505 pages, b/w photos, b/w illustrations
More than a hundred years of extensive and intensive investigations into dozens of fossil treasure-troves spanning the Cambrian-Precambrian boundary across the world have resulted in a series of major achievements. In particular, study of the early Cambrian Chenjiang fauna now allows us to see not only the framework of animal evolution, including the three major bilaterian groups (respectively the deuterostomes, ecdysozoans and lophotrochozoans), but also in particular the earliest fish as well as their more remote ancestors amongst the invertebrates.
Nearly all articles in this selection, except for the last one, result from investigations of the Chenjiang fauna, which is particularly important because of its rich diversity of early deuterostomes. Part one deals with the nature of the Cambrian Explosion. Part Two comprises the core of the book. Here are reported, chiefly from papers in Nature and Science, examples of the earliest representatives of the five major living groups as well as an extinct phylum belonging to the Deuterostomia. Part three documents some of the mayor groups amongst the ecdysozoans and lophotrochozoans.
Part One Nature of Cambrian Explosion
1. Cambrian Explosion: Birth of Tree of Animals
2. Birth and Early Evolution of Metazoans
Part Two Subkingdom Deuterostomia
3. Lower Cambrian Vertebrates from South China
4. Catching the First Fish
5. Head and Backbone of the Early Cambrian Vertebrate Haikouichthys
5. A Paleontological Perspective of Vertebrate Origin
7. Primitive Deuterostomes from the Chengjiang Lagerstätte (Lower Cambrian,China)
8. On Being Vetulicolian
9. A Pipiscid-like Fossil from the Lower Cambrian of South China
10. On the Phylum Vetulicolia
11. Deuterostome Evolution
12. Evidence for Gill Slits and a Pharynx in Cambrian Vetulicolians: Implications for the Early Evolution of Deuterostomes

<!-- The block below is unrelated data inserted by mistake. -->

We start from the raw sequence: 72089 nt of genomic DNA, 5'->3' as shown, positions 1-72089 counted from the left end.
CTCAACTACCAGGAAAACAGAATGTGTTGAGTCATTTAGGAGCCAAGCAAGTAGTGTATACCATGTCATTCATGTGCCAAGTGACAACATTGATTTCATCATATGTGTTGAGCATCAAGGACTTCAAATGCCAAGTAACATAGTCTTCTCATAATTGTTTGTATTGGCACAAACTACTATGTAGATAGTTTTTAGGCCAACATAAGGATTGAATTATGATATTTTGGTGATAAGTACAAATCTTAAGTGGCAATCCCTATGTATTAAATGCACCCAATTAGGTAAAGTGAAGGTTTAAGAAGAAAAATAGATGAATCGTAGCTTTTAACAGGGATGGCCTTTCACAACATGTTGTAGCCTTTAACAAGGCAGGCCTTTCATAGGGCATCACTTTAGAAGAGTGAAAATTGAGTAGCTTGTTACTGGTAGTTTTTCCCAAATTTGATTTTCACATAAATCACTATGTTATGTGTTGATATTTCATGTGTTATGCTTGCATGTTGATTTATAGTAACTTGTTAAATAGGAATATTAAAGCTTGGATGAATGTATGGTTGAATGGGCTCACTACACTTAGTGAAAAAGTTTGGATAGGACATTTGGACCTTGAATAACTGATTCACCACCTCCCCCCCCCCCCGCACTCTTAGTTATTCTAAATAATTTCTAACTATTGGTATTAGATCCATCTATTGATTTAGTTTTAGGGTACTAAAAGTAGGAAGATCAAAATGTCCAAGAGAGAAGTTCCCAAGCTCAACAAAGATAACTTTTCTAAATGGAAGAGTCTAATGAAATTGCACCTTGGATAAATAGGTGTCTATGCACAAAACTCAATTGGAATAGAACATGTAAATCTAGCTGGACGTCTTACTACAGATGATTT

13. The Earliest History of the Deuterostomes: the Importance of the Chengjiang Fossil-Lagerstätte
14. Ancestral Echinoderms from the Chengjiang Deposits of China
15. Echinoderm Roots
16. An Early Cambrian Tunicate from China
17. A Pikaia-like Chordate from the Lower Cambrian of China
18. Reinterpretation of Yunnanozoon as the Earliest Known Hemichordate
19. A New Species of Yunnanozoan with Implications for Deuterostome Evolution
20. Response to Comment on "A New Species of Yunnanozoan with Implications for Deuterostome Evolution"
Part Three Subkingdom Protostomia
21. Redlichiacean Trilobites with Preserved Soft-parts from the Lower Cambrian Chengjiang Fauna (South China) (Excerpt)
22. Reconsideration of the Supposed Naraoiid Larva from the Early Cambrian Chengjiang Lagerstätte, South China
23. Anatomy and Systematic Affinities of the Lower Cambrian Bivalved Arthropod Isoxys auritus
24. A Venomous Arthropod in the Early Cambrian Sea
25. Cambrian Palaeobiogeography of Bradoriida
25. Anatomy and Lifestyle of Kunmingella (Arthropoda, Bradoriida) from the Chengiiang Fossil Lagerstätte (Lower Cambrian: Southwest China)
27. A Rare Lobopod with Well-preserved Eyes from Chengjiang Lagerstätte and Its Implications for Origin of Arthropods
28. An Armoured Cambrian Lobopodian from China with Arthropod-like Appendages
29. Cambrian Lobopodians and Extant Onychophorans Provide New Insights into Early Cephalization in Panarthropoda
30. The Earliest-known Ancestors of Recent Priapulomorpha from the Early Cambrian Chengjiang Lagerstätte
31. Soft-tissue Preservation in the Lower Cambrian Linguloid Brachiopod from South China
32. Rhynchonelliformean Brachiopods with Soft-tissue Preservation from the Early Cambrian Chengjiang Lagerstätte of South China
33. A Sclerite-bearing Stem Group Entoproct from the Early Cambrian and Its Implications
Part Four Basic Animals
34. Lower Cambrian Vendobionts from China and Early Diploblast Evolution
35. Early Cambrian Pentamerous Cubozoan Embryos from South China
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Professor Degan Shu received his undergraduate training in Paleontology at Peking (Beijing) University in 1964-1969, Master degree in Northwest University (Xi'an) and Ph. D in China University of Geosciences (Beijing); as visiting scholar at the Smithsonian Institution,Washington, D.C., USA in 1988, Humboldt research fellow in University of Bonn in 1988-1989 and in University of Würzburg, Germany in 1994-1995, visiting scholar in Cambridge University, UK in 1998, was elected as an academician of Chinese Academy of'Sciences in 2011.
His research mainly focuses on the evolution of early deuterostomes and Cambrian Explosion. He discovered "the First Fish" Myllokunmingiida in life history, erected the extinct Phylum Vetulicolia, first proposed the concept of hypothesis "Cambrian Explosion as the unique three-episode event to create the Tree of Animals" in 2008. As a recipient of National First Grade Award of Natural Sciences, he has authored a dozen of publications in Nature and Science.